Do you tend towards personal satisfaction or aim to serve your readers? Do you balance the two and how?
Wow, are these great questions! I feel that my first job is to be the best storyteller I can be. If I’ve done my work, I’m letting the reader in on a great story I’ve found, one they want to hear and tell others about. If I can accomplish that, I’ll be personally satisfied—greatly so.
What role do emotions play in creativity?
Emotions play a great role in how I approach my writing. For Appalachian Odyssey, I wanted people to feel like they were hiking along with me. To do that, I needed to share my emotional state. Some days you feel amazing and the miles seem to fly by. On others, you struggle mightily to find a groove. It’s all part of the trip. If I couldn’t share what that was like, the book would have fallen flat.
Similarly, in my hermit book, I drew on personal experiences to give the handful of lead characters the credibility and depth that would make readers care about them. When I shared the manuscript with a friend, the first thing she said was, “After I read it, I felt like the people in your book were my friends.” That made me happy and gave me permission to stop reworking sections. It was a gratifying milestone in my writing career.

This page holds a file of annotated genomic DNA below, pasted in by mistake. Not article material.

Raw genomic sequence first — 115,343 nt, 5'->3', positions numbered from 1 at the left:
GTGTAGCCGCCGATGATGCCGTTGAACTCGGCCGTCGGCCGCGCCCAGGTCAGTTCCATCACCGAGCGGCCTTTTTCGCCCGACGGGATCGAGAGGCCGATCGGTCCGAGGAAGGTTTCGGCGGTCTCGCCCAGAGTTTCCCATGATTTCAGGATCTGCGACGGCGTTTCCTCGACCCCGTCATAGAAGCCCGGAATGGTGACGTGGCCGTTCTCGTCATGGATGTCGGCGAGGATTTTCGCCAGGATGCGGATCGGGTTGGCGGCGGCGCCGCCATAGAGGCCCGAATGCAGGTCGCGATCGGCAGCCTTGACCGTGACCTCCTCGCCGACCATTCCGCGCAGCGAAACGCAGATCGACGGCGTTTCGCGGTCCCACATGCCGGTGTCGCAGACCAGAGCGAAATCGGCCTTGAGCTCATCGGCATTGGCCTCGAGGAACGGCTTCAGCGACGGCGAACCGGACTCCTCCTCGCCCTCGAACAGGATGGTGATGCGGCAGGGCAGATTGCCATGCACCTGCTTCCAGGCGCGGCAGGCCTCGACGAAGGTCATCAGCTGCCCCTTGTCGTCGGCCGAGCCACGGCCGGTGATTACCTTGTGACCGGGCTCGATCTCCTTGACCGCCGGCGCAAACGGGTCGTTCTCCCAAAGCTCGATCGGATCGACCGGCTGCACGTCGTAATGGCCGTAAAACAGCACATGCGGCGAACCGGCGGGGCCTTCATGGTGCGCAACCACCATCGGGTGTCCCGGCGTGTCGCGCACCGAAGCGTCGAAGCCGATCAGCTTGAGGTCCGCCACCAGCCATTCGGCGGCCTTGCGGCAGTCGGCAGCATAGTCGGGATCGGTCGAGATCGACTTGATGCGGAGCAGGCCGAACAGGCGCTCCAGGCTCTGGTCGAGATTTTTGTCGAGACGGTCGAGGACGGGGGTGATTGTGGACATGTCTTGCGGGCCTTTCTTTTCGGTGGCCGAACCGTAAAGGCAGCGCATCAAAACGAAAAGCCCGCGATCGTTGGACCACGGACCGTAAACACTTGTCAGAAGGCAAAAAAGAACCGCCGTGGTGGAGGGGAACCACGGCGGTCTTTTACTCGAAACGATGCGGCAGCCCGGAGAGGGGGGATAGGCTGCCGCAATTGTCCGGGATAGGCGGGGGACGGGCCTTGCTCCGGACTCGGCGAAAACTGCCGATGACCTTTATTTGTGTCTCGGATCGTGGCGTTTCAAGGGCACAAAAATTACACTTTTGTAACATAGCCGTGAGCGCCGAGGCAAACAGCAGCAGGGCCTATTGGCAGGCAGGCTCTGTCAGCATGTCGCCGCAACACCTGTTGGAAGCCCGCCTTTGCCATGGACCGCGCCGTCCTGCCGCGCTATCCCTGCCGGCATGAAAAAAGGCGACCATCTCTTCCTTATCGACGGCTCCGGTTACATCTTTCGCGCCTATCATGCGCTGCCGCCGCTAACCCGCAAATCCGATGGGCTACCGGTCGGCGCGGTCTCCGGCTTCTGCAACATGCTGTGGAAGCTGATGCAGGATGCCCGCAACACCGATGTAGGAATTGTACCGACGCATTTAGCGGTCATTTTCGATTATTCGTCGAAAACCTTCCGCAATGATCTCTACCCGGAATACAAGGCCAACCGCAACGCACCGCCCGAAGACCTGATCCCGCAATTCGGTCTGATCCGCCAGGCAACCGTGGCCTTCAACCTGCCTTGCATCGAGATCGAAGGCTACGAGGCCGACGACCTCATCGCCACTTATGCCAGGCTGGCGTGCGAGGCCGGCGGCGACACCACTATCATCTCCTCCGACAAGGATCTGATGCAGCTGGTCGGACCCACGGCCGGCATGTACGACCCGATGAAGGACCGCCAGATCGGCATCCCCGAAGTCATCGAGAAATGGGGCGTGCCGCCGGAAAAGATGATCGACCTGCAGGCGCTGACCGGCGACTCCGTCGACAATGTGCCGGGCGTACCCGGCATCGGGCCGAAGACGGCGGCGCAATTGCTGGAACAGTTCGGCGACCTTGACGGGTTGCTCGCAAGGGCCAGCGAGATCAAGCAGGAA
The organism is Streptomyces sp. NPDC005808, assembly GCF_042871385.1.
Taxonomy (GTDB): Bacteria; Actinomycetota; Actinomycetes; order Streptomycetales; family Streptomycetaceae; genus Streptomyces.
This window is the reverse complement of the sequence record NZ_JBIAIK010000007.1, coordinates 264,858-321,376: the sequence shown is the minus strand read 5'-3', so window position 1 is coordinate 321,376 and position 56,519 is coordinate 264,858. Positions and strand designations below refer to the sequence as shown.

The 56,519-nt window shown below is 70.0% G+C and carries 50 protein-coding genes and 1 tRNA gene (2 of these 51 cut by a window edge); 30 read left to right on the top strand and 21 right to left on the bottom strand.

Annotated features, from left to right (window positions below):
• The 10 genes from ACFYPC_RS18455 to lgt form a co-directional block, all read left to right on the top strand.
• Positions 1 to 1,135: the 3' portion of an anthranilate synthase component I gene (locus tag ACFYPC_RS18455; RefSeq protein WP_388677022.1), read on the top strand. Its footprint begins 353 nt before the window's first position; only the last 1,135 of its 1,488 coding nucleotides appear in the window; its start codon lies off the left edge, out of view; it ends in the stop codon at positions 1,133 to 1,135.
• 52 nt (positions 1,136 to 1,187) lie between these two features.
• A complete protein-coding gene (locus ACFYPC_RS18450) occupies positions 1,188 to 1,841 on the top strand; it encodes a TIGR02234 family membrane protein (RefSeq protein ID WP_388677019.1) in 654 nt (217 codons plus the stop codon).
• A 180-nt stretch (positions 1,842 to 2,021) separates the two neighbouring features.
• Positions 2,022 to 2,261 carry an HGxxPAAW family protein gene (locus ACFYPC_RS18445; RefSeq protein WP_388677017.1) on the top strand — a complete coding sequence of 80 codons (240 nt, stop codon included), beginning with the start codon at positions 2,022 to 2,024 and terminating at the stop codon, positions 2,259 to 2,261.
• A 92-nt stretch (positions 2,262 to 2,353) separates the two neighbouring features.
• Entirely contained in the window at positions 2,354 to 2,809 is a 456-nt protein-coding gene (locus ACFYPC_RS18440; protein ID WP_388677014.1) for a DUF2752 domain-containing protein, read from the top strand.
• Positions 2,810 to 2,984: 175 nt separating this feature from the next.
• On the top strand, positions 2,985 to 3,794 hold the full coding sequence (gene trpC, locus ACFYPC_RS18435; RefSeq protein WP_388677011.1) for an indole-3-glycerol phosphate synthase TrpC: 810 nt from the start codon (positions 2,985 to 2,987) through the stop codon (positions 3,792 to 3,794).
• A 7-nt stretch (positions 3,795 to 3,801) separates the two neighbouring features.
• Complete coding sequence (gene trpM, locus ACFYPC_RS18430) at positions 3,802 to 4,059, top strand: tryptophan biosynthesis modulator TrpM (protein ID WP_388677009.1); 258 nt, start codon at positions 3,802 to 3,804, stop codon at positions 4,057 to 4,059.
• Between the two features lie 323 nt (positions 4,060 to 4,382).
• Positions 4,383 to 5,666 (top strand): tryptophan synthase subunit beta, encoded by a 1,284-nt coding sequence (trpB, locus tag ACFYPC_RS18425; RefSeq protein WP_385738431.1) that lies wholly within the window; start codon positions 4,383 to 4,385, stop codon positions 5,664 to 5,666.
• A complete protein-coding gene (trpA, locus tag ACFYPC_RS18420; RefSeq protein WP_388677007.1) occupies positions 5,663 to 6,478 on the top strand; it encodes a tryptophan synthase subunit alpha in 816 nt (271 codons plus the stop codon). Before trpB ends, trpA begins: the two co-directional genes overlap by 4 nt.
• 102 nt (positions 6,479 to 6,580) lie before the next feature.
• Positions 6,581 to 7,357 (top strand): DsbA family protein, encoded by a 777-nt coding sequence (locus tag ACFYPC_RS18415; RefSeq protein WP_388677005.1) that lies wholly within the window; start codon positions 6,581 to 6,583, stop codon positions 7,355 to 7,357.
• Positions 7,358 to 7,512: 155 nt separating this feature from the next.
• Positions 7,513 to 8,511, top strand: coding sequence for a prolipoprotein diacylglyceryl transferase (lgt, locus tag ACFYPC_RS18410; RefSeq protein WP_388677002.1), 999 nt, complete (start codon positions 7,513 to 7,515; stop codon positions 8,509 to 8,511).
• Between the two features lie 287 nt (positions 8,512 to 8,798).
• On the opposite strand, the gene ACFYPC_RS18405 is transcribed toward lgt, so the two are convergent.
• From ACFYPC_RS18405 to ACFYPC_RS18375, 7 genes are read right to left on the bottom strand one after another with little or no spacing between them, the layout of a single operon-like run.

Do you have any creativity tricks?
Yes. I procrastinate. There are days that I don’t do any creative writing and focus on other projects. I treat my creative writing as a main course. I can dabble around with other things, but eventually I have to make the thing the guests are coming for. Something happens when I tell myself, “OK, you’ve done x,y, and z, now you have to sit down and work on a chapter.”
What are your plans for future books?
When I happened upon the 1934 newspaper article about the hermit, I immediately knew I would be writing the book. The story was too compelling. I am inquisitive by nature. I have zero doubts that I will have another story tap me on the shoulder and say, “write me.”
Tell us some quirky facts about yourself.
I drive a 34-year-old VW Camper as my “daily driver.” I drove to 32 states last year. I have written professionally about NASA Mars Lander battery cases, dry cleaning, corrugated cardboard, copier paper, goat milk soap, cocktail dresses, and fly-fishing gear and apparel.